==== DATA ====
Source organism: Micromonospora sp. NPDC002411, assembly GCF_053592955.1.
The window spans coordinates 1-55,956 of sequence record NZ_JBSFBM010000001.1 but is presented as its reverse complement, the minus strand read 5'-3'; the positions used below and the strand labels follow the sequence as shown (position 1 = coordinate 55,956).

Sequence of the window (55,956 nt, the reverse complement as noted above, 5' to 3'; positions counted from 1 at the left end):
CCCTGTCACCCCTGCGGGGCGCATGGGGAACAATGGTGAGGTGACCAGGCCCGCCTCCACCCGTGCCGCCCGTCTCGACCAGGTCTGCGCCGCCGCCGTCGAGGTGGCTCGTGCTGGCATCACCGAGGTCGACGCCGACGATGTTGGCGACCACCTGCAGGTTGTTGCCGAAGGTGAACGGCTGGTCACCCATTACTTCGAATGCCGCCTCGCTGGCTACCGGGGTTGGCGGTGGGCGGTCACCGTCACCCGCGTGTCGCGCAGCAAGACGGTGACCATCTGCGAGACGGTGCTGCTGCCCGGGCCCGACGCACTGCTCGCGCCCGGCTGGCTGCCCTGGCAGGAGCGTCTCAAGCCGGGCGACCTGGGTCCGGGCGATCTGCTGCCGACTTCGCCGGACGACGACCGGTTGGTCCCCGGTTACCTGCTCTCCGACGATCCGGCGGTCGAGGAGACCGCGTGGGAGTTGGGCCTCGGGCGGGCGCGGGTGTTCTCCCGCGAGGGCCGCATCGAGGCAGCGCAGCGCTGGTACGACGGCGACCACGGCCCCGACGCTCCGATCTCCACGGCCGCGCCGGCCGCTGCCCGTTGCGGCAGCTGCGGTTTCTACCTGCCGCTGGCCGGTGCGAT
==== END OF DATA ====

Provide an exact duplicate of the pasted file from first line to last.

Source organism: Micromonospora sp. NPDC002411, assembly GCF_053592955.1.
The window spans coordinates 1-55,956 of sequence record NZ_JBSFBM010000001.1 but is presented as its reverse complement, the minus strand read 5'-3'; the positions used below and the strand labels follow the sequence as shown (position 1 = coordinate 55,956).

Sequence of the window (55,956 nt, the reverse complement as noted above, 5' to 3'; positions counted from 1 at the left end):
CCCTGTCACCCCTGCGGGGCGCATGGGGAACAATGGTGAGGTGACCAGGCCCGCCTCCACCCGTGCCGCCCGTCTCGACCAGGTCTGCGCCGCCGCCGTCGAGGTGGCTCGTGCTGGCATCACCGAGGTCGACGCCGACGATGTTGGCGACCACCTGCAGGTTGTTGCCGAAGGTGAACGGCTGGTCACCCATTACTTCGAATGCCGCCTCGCTGGCTACCGGGGTTGGCGGTGGGCGGTCACCGTCACCCGCGTGTCGCGCAGCAAGACGGTGACCATCTGCGAGACGGTGCTGCTGCCCGGGCCCGACGCACTGCTCGCGCCCGGCTGGCTGCCCTGGCAGGAGCGTCTCAAGCCGGGCGACCTGGGTCCGGGCGATCTGCTGCCGACTTCGCCGGACGACGACCGGTTGGTCCCCGGTTACCTGCTCTCCGACGATCCGGCGGTCGAGGAGACCGCGTGGGAGTTGGGCCTCGGGCGGGCGCGGGTGTTCTCCCGCGAGGGCCGCATCGAGGCAGCGCAGCGCTGGTACGACGGCGACCACGGCCCCGACGCTCCGATCTCCACGGCCGCGCCGGCCGCTGCCCGTTGCGGCAGCTGCGGTTTCTACCTGCCGCTGGCCGGTGCGAT